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DW2It’s open season on Donald Trump. The American election has become like some old Loony Tunes cartoon in which the annual duck hunt opens with a turn of a sign followed, a fraction of a second later, by gun barrels popping out from every bush. The sky above Washington is suddenly filled with buckshot and Daffy Duck’s feathers.

If you’ve read any of your morning papers, you’ll think that Donald Trump has lost his mind. He might well have but, equally, he might not. We are in a strange place at the moment. There’s a narrative being driven by a media who are entirely hostile to Trump. It’s backed by the Democrats and many Republicans, as well as the US late night talk show circuit and the entirety of liberal America who have it in for Trump. The message has gone out that they must stop Trump and you might even argue they have good reason. From their point of view, Trump is a modern Elmer Fudd holding his shotgun backwards. Except for a shotgun, he’s holding America’s nuclear arsenal…

For the record: I do happen to think that Donald Trump is unsuited to the presidency, not least because it’s becoming quite obvious that he simply doesn’t want the job. Anybody who has ever been forced to apply for a job they don’t want will recognise the signs. ‘Do you like working with the public,’ a young version of myself was once asked. ‘Of course, I do,’ I replied, ‘as long as they don’t taunt me… I don’t like it when they taunt…’

Trump has looked like a candidate who wants to throw the election from the moment he began to think he might just win at the end of the Republican nomination process. Something odd happened and Trump’s rhetoric hardened, despite popular wisdom suggesting it would soften. Did he suddenly realise how the highest office of in the land might affect his golf swing? Rumours have circulated that potential VPs were being lured to Trump’s side by the chance of getting the keys to the Oval Office. It’s likely that a Trump victory would see Mike Pence become de facto President as Trump himself became the USA’s first Emperor.

Yet even if Trump is throwing it, losing it, or even potentially winning it, nothing excuses the media’s current bloodlust. They believe that nobody in their right mind would defend Trump so they have slipped into hunting mode, moving in packs, and driving their quarry to the edge of the cliff. It might be deservedly cruel and befitting the worst candidate to have made it to the last stages of an American election but the danger now is to the media itself.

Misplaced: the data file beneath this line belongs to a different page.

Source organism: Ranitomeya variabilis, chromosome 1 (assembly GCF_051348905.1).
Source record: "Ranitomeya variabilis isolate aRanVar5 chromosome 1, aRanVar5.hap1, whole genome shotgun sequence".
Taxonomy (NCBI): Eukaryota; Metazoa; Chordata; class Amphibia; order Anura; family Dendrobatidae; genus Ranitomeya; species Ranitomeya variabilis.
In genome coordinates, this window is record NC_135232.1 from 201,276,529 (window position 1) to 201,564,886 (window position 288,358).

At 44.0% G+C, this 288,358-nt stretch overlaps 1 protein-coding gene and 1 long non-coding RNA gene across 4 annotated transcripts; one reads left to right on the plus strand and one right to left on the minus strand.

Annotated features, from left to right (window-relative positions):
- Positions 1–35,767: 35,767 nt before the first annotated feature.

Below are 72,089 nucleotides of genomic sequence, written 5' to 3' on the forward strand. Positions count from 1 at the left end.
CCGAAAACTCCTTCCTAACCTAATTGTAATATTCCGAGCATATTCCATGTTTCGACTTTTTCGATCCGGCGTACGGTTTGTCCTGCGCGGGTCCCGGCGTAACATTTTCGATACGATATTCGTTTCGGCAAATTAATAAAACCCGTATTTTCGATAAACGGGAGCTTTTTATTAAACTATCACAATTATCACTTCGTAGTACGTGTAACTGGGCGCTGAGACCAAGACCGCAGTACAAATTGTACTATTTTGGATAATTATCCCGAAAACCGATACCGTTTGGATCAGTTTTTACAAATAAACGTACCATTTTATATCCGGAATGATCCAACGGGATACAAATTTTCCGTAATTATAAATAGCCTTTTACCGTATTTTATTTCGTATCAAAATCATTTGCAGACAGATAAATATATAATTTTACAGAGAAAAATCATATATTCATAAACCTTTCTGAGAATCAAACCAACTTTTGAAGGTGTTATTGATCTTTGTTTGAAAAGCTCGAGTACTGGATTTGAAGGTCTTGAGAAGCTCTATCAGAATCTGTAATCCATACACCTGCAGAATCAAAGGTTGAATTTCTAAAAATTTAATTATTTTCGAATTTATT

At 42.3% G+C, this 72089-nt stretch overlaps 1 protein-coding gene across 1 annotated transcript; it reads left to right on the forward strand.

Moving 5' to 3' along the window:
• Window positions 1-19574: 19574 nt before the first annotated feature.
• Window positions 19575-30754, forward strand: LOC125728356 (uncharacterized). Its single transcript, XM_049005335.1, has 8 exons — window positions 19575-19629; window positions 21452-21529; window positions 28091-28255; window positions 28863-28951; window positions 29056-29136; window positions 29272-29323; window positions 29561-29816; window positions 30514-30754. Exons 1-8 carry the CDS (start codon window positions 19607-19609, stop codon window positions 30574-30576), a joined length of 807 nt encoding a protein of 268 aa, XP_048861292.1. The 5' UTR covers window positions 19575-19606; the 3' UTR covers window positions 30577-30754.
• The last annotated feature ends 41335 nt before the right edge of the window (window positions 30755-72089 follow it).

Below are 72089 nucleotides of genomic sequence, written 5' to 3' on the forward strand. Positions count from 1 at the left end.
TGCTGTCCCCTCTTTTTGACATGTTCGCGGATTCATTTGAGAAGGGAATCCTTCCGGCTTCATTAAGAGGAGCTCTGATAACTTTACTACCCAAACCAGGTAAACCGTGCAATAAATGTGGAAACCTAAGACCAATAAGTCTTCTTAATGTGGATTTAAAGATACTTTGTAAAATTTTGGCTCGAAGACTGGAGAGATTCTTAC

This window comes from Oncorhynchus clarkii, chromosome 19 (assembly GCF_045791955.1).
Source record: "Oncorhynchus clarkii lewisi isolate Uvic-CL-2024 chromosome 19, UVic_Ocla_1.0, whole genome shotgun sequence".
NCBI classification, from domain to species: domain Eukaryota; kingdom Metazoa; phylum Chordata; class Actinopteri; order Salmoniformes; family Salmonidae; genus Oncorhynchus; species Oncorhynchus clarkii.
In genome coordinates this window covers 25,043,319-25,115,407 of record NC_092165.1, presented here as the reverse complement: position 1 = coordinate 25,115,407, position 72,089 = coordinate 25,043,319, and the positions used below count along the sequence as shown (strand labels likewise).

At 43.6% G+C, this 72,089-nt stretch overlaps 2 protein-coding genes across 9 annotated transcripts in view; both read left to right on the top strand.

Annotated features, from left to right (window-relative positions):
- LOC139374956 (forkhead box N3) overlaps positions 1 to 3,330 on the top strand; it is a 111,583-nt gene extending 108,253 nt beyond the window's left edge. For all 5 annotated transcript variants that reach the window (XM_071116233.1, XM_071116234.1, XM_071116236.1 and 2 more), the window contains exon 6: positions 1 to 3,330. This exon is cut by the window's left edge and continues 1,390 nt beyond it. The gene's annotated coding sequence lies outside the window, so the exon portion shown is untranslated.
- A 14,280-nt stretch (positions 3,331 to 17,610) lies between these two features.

Trump needs and deserves no defence. What I’m arguing is really a defence of journalism. Broad brushstrokes, comic flourishes, and character assassinations are all perfectly reasonable modes of political analysis so long as it doesn’t entail the entire Fourth Estate acting like a lynch mob. This past week Trump has either out-Trumped himself or been simply the same Trump we’ve seen over the course of the long Republican nomination process. It’s hard to know which. Too much of the current coverage feels like schoolyard bullying in which the object of the bullying seems almost deserving of the approbation of their peers. Of course, no bullying is justified but the worst bullying can sometimes feel like that. There’s always one unfortunate scapegoat, one standalone rebel who doesn’t follow the fashion of the rest and attract scorns because they have the strength of character to remain true to themselves.

Trump is a rebel, of sorts, and he obvious does things to attract criticism. His campaign is struggling and there’s every sign that it might fail long before November. Yet the media should be aware of how they move in for the kill, not least because they’re in danger of making Trump look like the victim.

To take one example from the past week. The mainstream media followed the lead of social media in reporting with particular glee the moment that Trump had a problem with a baby crying at one of his rallies. ‘What a baby!’ mocked MSNBC’s Rachel Maddow on Twitter. Rupert Cornwall in The Independent this morning said that Trump ‘even managed to pick a fight with a baby who was crying at one of his rallies’. Jonathan Freedland at The Guardian wrote a long piece about the encounter under the headline ‘Donald Trump’s treatment of a crying baby reveals his total lack of empathy’.